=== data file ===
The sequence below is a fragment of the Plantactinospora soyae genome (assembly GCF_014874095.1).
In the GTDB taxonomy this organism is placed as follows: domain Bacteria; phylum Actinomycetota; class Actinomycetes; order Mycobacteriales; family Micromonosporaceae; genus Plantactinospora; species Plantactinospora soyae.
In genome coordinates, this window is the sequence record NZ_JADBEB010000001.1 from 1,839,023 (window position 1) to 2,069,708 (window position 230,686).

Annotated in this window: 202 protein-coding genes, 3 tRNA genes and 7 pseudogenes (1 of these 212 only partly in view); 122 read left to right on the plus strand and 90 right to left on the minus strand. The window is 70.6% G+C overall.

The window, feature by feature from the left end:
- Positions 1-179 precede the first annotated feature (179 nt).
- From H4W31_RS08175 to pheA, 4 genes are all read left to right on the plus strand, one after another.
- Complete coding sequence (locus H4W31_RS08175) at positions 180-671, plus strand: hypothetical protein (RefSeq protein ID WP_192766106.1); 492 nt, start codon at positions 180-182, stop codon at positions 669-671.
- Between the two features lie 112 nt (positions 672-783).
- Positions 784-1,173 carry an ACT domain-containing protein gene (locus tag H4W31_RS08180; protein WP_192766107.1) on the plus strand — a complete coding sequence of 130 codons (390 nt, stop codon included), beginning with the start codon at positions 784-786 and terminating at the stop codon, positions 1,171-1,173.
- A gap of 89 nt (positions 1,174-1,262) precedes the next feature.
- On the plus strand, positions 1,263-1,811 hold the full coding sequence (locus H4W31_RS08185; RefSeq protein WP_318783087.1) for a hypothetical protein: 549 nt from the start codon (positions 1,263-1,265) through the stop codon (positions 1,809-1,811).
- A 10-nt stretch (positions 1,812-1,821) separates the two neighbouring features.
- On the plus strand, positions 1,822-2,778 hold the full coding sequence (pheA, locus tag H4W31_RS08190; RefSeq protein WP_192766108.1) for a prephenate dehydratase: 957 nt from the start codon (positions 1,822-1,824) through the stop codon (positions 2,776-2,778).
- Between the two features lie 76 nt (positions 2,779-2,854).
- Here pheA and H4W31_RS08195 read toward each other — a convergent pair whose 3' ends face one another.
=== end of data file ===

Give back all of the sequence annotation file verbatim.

The sequence below is a fragment of the Plantactinospora soyae genome (assembly GCF_014874095.1).
In the GTDB taxonomy this organism is placed as follows: domain Bacteria; phylum Actinomycetota; class Actinomycetes; order Mycobacteriales; family Micromonosporaceae; genus Plantactinospora; species Plantactinospora soyae.
In genome coordinates, this window is the sequence record NZ_JADBEB010000001.1 from 1,839,023 (window position 1) to 2,069,708 (window position 230,686).

Annotated in this window: 202 protein-coding genes, 3 tRNA genes and 7 pseudogenes (1 of these 212 only partly in view); 122 read left to right on the plus strand and 90 right to left on the minus strand. The window is 70.6% G+C overall.

The window, feature by feature from the left end:
- Positions 1-179 precede the first annotated feature (179 nt).
- From H4W31_RS08175 to pheA, 4 genes are all read left to right on the plus strand, one after another.
- Complete coding sequence (locus H4W31_RS08175) at positions 180-671, plus strand: hypothetical protein (RefSeq protein ID WP_192766106.1); 492 nt, start codon at positions 180-182, stop codon at positions 669-671.
- Between the two features lie 112 nt (positions 672-783).
- Positions 784-1,173 carry an ACT domain-containing protein gene (locus tag H4W31_RS08180; protein WP_192766107.1) on the plus strand — a complete coding sequence of 130 codons (390 nt, stop codon included), beginning with the start codon at positions 784-786 and terminating at the stop codon, positions 1,171-1,173.
- A gap of 89 nt (positions 1,174-1,262) precedes the next feature.
- On the plus strand, positions 1,263-1,811 hold the full coding sequence (locus H4W31_RS08185; RefSeq protein WP_318783087.1) for a hypothetical protein: 549 nt from the start codon (positions 1,263-1,265) through the stop codon (positions 1,809-1,811).
- A 10-nt stretch (positions 1,812-1,821) separates the two neighbouring features.
- On the plus strand, positions 1,822-2,778 hold the full coding sequence (pheA, locus tag H4W31_RS08190; RefSeq protein WP_192766108.1) for a prephenate dehydratase: 957 nt from the start codon (positions 1,822-1,824) through the stop codon (positions 2,776-2,778).
- Between the two features lie 76 nt (positions 2,779-2,854).
- Here pheA and H4W31_RS08195 read toward each other — a convergent pair whose 3' ends face one another.